The Role of Cordelia in King Lear Paper
Although Cordelia appears in Act I, Scene I and disappears until Act IV, she has an enormous impact on the play as a whole. It is generally acknowledged that the role played by Cordelia in King Lear is a symbolic one. She is a symbol of good amidst the evil characters within the play. Since the play is about values which have been corrupted and must be restored, it is not surprising that the figure who directs the action must be embodiment of those values which are in jeopardy – love, truth, pity, honour, courage and forgiveness.
Cordelia’s reply does not initiate the tragedy; Lear’s misguided question does that. Her “nothing” sets her father’s tragic journey in motion. There is nothing wrong with her remarks. Cordelia is a catalyst and sparks action in the play. Her actions at the start of the play provide us with an explosive opening and create much suspense. Her behaviour prompts Lear’s stupidity and subsequent action. Her refusal to “heave her heart into her mouth” causes Lear to banish her and he ends up at the mercy of his two evil daughters.
If Cordelia had not spoken as she did, Lear would never have embarked on his journey of rediscovery. Her scenes with Lear in Act IV provide much poignancy and show the reader how much Lear has changed. She acts as a perfect foil for her evil sisters, Goneril and Regan. Her reaction to them at the start of the play leaves the audience interested but suspicious. Her words “nothing, my lord” and Lear’s actions arising from them trigger the theme of “nothingness” in the play. She also brings the theme of “appearance versus reality” to the forefront.
She personifies true love in the play. Words can eloquently describe love but they do not express it. Only behaviour expresses it. She forgives her father and strives to look after him despite his betrayal of her. She honours her filial duty within the play. Both she and Edgar are needed in the play to represent good. If they were not present in the play the audience would have a very pessimistic view of the world. Even at the risk of losing Lear’s love and her inheritance, she refuses to indulge in the flattery that Lear demands. She is disgusted at her ercenary and calculating sisters, who deceive their father. She prefers to “love and be silent. ” “Unhappy that I am, I cannot heave My heart into my mouth: I love your majesty According to my bond; now more now less. ” Cordelia personifies integrity, honesty and love throughout the play. By her very nature she is unable to flatter or curry favour since dishonesty is not part of that nature. She represents the truth and it is against the backdrop of her loyalty and undying love for her father that we measure Lear’s arrogant behaviour.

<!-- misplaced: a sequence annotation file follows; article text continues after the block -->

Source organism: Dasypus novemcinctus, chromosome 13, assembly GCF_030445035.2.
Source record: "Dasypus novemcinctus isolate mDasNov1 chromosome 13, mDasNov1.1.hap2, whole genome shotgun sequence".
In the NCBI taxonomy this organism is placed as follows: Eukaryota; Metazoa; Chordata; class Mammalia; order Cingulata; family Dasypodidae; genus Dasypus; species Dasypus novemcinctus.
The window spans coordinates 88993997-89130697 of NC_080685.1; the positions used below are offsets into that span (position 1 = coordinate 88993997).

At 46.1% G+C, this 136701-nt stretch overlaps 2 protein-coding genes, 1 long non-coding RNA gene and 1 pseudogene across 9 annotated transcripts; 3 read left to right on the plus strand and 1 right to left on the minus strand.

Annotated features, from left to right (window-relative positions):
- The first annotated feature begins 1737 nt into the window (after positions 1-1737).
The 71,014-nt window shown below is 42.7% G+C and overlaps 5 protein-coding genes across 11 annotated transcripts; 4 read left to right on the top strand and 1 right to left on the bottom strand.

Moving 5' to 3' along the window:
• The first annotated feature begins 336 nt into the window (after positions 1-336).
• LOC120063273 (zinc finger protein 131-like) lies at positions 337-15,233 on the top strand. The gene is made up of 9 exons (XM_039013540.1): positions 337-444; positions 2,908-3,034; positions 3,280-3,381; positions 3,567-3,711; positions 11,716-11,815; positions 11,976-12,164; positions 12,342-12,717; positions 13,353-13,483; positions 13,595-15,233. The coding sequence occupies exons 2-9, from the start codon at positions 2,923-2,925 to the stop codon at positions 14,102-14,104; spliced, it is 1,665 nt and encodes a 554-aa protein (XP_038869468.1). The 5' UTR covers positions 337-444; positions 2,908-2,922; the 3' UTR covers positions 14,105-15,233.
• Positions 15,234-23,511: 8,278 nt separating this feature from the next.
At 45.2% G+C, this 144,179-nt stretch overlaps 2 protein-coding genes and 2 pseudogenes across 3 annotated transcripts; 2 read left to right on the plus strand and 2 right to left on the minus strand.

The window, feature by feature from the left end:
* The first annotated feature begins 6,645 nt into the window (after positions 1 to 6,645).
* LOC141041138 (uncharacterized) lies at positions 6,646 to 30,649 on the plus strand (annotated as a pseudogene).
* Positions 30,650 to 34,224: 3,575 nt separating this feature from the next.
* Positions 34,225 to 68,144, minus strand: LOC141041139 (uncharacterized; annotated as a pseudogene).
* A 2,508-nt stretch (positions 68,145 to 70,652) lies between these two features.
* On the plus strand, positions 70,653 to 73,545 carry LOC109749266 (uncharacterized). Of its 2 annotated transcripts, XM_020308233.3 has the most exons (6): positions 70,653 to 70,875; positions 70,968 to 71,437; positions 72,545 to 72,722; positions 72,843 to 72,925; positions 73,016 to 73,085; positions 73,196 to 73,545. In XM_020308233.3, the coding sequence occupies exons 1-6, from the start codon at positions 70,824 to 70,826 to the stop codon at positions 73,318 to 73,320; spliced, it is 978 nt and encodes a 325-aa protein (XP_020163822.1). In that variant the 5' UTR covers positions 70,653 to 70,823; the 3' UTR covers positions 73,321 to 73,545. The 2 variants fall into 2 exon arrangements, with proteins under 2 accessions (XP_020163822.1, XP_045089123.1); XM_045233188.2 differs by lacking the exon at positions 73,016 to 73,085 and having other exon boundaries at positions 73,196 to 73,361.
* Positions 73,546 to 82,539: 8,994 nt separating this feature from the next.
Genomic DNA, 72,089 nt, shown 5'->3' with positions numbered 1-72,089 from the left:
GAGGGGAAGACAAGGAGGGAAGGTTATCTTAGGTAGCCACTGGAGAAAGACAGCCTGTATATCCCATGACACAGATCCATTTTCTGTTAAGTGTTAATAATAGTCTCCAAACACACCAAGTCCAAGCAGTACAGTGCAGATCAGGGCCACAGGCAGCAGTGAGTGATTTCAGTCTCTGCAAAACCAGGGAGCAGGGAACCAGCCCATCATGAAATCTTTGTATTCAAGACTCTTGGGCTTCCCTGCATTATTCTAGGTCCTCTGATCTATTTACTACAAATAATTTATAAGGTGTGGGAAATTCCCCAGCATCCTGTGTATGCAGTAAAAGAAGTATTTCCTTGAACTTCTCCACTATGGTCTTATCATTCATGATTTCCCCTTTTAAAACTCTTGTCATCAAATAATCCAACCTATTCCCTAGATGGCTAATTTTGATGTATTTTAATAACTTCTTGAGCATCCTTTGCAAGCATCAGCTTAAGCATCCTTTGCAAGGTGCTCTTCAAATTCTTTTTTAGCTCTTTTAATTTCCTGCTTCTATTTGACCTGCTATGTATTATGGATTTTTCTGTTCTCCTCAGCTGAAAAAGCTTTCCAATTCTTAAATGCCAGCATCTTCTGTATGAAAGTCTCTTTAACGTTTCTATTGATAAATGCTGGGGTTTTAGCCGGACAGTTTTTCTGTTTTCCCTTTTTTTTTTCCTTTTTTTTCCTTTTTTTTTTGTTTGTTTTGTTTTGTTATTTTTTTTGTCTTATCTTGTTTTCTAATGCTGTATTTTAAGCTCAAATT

Cordelia’s disinheritance and banishment are frighteningly disproportionate to the “sin” she has committed in not flattering Lear. So too, is Kent’s treatment at his hands. This concept of disproportionate consequences for actions done, underlines how monstrous Lear’s arrogance is, as well as his petty tyranny and his lack of self-knowledge. However, the horrors Lear himself will have to suffer later in the play, as a result of his own folly, will also be out of all proportion to his initial blunder.
Without Cordelia in the play, these actions would not have been sparked in Lear. The rivals for Cordelia’s hand are interestingly contrasted in Act I Scene I. Burgundy is mercenary, refusing Cordelia’s hand when she is offered “new-adopted to our hate” and without a dowry. France on the other hand is a sensitive, courteous prince who sees her now “most rich, being poor. ” He ignores Lear’s spiteful advice “to advert your liking a worthier way. ” France takes her as his queen. He admires her personal qualities and it is for those that he wants to marry her.
Cordelia’s role in the play here is to highlight how shallow Burgundy is and how he only wanted her for her land and status. She represents goodness, love and bravery in this scene. When she is unjustly treated by her father, Cordelia does not hurt or condemn either Lear or her sisters but gently forgives her father. “The jewels of our father, with wash’d eyes Cordelia leaves you: I know you what you are. … Use well our father. ” She also represents forgiveness in the play. In Act IV, celestial language is used to capture the lyrical and spiritual nature of her forgiveness. There she shook… The Holy water from her heavenly eyes… ” Absolute love includes absolute forgiveness. When she says she “has no cause” to hate Lear, she is right. Cordelia is not proud or obstinate – she is, like the Fool, a hostage to truth. In everything she says she reinforces this. She points out that she is glad not to have a tongue like her sisters, implying that in her, speech is of a different kind. If Cordelia’s purpose was to enlighten Lear and expose the corruption of the court, her task is accomplished by the end of the play.
The only outlet then is through her death. Her death adds to the tragedy of the play. Though Cordelia dies, her cause and truth do not. In carrying her corpse, Lear emits an animal cry of anguish “howl, howl, howl. ” He has discovered that no words can contain his grief and pain, that words are limited, that they can be abused. This cry echoes Cordelia’s own truth. Edgar’s closing words bear witness to the martyrdom of Cordelia. The lesson learnt is: “Speak what we feel, not what we ought to say. ” (Act V, Scene III)